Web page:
[1]  The NiMH battery is the first breakthrough in electrochemical storage technology after the use of redox systems. The reversible storage of H-atoms in the lattice of Ti-Ni alloys was invented at the Battelle Geneva Research Center and developed over 20 years for Daimler-Benz and Volkswagen, then commercialized & licensed to 30 companies worldwide by the US company ECD [Energy Conversion Devices, Inc. in Michigan] Currently, 2.5 mio hybrid cars are powered with NiMH which will mount to 4 mio. in 2020 according to the latest prognostics.


  • tim cotter

    Perhaps we could also consider changing our behavior. Isn't it getting all too complicated to navigate the resource constraints required so that we can keep driving our kids the 1 mile to school instead of walking.? Or commuting 20 miles to work each day, 1 person per car? Methinks our society is not getting the message that the way in which we get around is unsustainable and no matter how we try to tinker with the technology, we might just have to bite the bullet and learn to walk, ride a bike, take public transport, work closer to home, and support infrastructure investments to make all of these things more feasible.

  • Anonymous

    I agree but cars aren't just for "taking our kids to school" and "going to work".. It's for transporting food, oil, everything. If there are no cars, there are no food in the large cities like New York for example. Animals don't get food, the countries cant communicate. Well, there's something in what do you say, but it isn't 100% true. Another thing is that a car is 1t-1.5t, a SUV 2-3t, and a man is how much? 70kg?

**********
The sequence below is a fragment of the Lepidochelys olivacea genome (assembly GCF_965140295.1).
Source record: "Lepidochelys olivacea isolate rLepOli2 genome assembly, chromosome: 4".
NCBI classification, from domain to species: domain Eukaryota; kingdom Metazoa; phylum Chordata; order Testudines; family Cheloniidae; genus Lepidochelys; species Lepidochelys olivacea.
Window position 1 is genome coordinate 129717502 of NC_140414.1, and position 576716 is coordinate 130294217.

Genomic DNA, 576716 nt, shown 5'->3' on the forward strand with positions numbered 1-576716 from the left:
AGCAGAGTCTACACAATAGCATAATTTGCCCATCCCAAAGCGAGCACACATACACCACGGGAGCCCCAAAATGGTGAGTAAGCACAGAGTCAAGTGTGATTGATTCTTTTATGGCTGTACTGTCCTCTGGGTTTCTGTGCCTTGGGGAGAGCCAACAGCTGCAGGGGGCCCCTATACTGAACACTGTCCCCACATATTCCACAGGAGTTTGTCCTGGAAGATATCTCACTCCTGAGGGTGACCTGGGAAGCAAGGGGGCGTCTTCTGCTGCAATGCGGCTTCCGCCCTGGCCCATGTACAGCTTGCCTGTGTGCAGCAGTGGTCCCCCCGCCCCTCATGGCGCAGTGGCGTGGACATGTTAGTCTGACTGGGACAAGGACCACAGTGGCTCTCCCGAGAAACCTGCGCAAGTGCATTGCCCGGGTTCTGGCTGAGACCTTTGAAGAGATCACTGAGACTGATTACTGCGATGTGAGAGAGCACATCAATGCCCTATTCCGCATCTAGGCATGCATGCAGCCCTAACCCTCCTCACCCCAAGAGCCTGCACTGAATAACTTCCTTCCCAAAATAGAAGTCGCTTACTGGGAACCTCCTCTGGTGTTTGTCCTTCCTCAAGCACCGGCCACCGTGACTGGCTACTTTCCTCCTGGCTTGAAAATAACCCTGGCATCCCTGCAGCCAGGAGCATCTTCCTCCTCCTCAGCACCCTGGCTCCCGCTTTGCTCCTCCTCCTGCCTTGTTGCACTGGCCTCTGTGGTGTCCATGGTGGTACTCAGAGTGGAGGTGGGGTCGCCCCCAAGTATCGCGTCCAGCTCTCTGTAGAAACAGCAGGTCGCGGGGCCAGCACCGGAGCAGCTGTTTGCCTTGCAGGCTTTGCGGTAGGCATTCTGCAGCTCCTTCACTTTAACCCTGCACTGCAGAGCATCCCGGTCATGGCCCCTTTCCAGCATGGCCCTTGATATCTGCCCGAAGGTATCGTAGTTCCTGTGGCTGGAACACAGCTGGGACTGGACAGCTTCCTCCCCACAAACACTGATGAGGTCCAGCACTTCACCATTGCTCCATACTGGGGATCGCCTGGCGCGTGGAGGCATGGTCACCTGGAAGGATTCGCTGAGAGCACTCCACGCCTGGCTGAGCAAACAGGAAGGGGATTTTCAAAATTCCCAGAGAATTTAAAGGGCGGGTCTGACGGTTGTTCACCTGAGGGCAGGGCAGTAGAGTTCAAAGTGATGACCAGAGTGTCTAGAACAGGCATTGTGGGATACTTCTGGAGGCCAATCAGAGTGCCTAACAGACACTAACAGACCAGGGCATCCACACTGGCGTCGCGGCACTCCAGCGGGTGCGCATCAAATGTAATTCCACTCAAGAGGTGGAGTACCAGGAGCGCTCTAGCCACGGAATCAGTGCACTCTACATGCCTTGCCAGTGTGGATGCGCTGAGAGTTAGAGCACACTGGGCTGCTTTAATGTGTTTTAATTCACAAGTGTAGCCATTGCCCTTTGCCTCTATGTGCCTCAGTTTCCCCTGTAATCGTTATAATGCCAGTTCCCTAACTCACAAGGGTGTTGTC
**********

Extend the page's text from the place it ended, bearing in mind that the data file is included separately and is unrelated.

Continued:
Check this movie , it is about what would happen if we would suddenly run out of oil. This wouldnt happen probably because we have 40 years of proven oil (and at est. least 100 years of unproven oil) but if we run out of oil (we aren't sure how much oil is under us) and we won't have an alternative fuel it wouldn't be good.. (check the movie)

  • Wize Adz

    While the argument that lithium and oil are both streams of strategically important commodities in an electric or petroleum driven world is probably true in a macroeconomic sense, there's an enormous difference that everyone who makes this argument is missing: the frequency with which an individual needs to buy the commodity.

    Most people fill up their cars once or twice a week.  (I drive a lot less than most people, but that's irrelevant for this argument.)  That means that, if there's a shortage of oil, individuals will be oil-starved in a matter of days.Automotive traction batteries are legally required to carry an 8 year warranty (I forget how many miles).  So, automotive traction batteries last at least that long, and most are advertised as lasting the life of the vehicle.  There's currently 126k miles on the nickel-metal hydride battery in my wife's Prius, and it's still going strong, so we'll be putting another couple of thousand miles on the car over the July 4th holiday week.  Automotive lithium-ion batteries are of similar longevity (yeah-yeah, who killed the electric car, I'll listen to the engineers building the batteries, thinkyouverymuch).  In other words, the battery is likely to last about as long as the transmission in a conventional car -- and, but the time the economies of scale kick in, it will probably cost about the same too.  In other words, if there's a shortage of lithium, I don't have to worry about it until it's time to buy a new car.